Innate Immunity 07/2012; · 2.68 Impact Factor
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    ABSTRACT: Sepsis is a major health problem in the United States that affects more than three-quarters of a million people every year. Previous studies have shown that scavenger receptor A (Sra), also known as macrophage scavenger receptor 1 (Msr1), is a modifier of interleukin 10 (IL-10) expression after injection of bacterial lipopolysaccharide (LPS). Therefore, we investigated the response to sepsis in Sra knock out mice. C57BL/6J (B6) (n = 88) and Sra (-/-) mice (n = 88) were subjected to cecal ligation and puncture (CLP) using 18G or 16G needles, sham operation, or non-operated controls. At the end, mice were autopsied for the determination of abnormalities after the procedure. Cytokine gene expression was examined in lung and liver samples by quantitative RT-PCR (qRT-PCR), and circulating cholesterol levels were also measured. Sra (-/-) mice displayed an enlargement of the gallbladder after CLP that was not detected in sham or non-operated mice or in B6 mice (wild-type) after CLP. The enlarged gallbladder resembles a condition of acute acalculous cholecystitis observed in humans. Sra (-/-) mice presented high cholesterol levels in circulation as opposed to wild type B6 mice. Moreover, Sra (-/-) mice exhibited a reduction in IL-10 mRNA levels in lungs compared to wild-type B6 mice after CLP. The development of acute acalculous cholecystitis may be the combination of pre-existing conditions, such as hypercholesterolemia associated with a defect in Sra (Msr1) and a robust inflammation induced by sepsis.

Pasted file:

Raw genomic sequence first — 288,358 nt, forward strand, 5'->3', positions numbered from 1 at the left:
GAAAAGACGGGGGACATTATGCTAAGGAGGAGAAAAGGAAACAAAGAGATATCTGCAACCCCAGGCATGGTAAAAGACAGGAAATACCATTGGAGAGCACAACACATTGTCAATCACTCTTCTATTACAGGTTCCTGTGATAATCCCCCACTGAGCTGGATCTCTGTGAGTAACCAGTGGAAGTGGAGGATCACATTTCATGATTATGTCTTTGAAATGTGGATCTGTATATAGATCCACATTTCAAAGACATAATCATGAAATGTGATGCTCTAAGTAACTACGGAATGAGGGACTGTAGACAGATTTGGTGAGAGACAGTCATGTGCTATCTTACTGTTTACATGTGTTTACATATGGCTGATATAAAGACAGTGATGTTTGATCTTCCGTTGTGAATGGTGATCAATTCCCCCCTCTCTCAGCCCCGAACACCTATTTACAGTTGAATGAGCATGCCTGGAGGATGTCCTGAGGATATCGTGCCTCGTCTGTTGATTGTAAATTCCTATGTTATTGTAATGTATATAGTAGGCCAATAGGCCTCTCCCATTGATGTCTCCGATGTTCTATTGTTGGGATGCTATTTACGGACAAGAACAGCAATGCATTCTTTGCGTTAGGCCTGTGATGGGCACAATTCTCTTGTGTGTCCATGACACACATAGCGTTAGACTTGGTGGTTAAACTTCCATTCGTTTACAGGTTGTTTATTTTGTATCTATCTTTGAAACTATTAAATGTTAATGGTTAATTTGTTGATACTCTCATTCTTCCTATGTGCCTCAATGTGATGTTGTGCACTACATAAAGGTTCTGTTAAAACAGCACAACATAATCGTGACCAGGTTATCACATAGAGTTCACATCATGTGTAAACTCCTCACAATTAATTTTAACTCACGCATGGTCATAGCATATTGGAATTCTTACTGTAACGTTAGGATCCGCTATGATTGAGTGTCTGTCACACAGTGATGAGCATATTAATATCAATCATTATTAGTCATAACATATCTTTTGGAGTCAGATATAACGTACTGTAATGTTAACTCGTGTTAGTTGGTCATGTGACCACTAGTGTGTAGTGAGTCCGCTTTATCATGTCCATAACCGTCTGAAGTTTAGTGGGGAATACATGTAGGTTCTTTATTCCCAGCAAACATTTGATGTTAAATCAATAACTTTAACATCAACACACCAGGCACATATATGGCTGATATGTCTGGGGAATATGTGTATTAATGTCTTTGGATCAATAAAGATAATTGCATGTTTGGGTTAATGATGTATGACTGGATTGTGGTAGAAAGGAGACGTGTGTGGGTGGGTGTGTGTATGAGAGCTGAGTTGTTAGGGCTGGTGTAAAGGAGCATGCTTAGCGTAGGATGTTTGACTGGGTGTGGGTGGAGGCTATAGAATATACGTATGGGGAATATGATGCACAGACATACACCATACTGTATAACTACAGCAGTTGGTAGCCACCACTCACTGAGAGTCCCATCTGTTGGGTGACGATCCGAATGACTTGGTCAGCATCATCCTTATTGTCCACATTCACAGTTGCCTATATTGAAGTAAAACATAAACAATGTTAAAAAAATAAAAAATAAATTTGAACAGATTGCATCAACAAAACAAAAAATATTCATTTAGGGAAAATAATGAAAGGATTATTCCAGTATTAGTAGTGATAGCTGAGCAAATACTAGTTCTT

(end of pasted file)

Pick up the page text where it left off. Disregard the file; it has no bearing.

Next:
Journal of Surgical Research 01/2011; 174(2):344-51. · 2.02 Impact Factor
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    ABSTRACT: To explore the effect that Atropine, a competitive antagonist for the muscarinic acetylcholine receptor (mAChR), has on the response to LPS. Eight-week-old, male, B6 mice. Mice were treated with Atropine prior to, or after LPS challenge. Survival was monitored and analyzed via Kaplan-Meier analysis using the log-rank test. The effects of atropine on the inflammatory response (TNF-alpha, IL-6 and IL-10) were monitored at various time intervals following LPS injection in mice that were treated and not treated with atropine. Atropine administration prior to LPS induction of the inflammatory response resulted in reduced TNF-alpha and elevated IL-10 plasma levels without affecting the production of IL-6. This reduction in TNF-alpha levels was independent of the increase in IL-10 production. Atropine pretreatment improved the rate of survival from endotoxic shock in mice. The improved survival of mice after endotoxic shock could still be observed when atropine was administered several hours after LPS injection. The administration of atropine after injury may have a beneficial clinical effect.
    Inflammation Research 04/2008; 57(3):111-7. · 1.96 Impact Factor

Publication Stats

11 Citations
9.54 Total Impact Points


  • 2008–2014
    • University of California, San Diego
      • • Department of Surgery
      • • Department of Medicine
      San Diego, California, United States
  • 2012
    • Johns Hopkins University
      • Department of Medicine
      Baltimore, MD, United States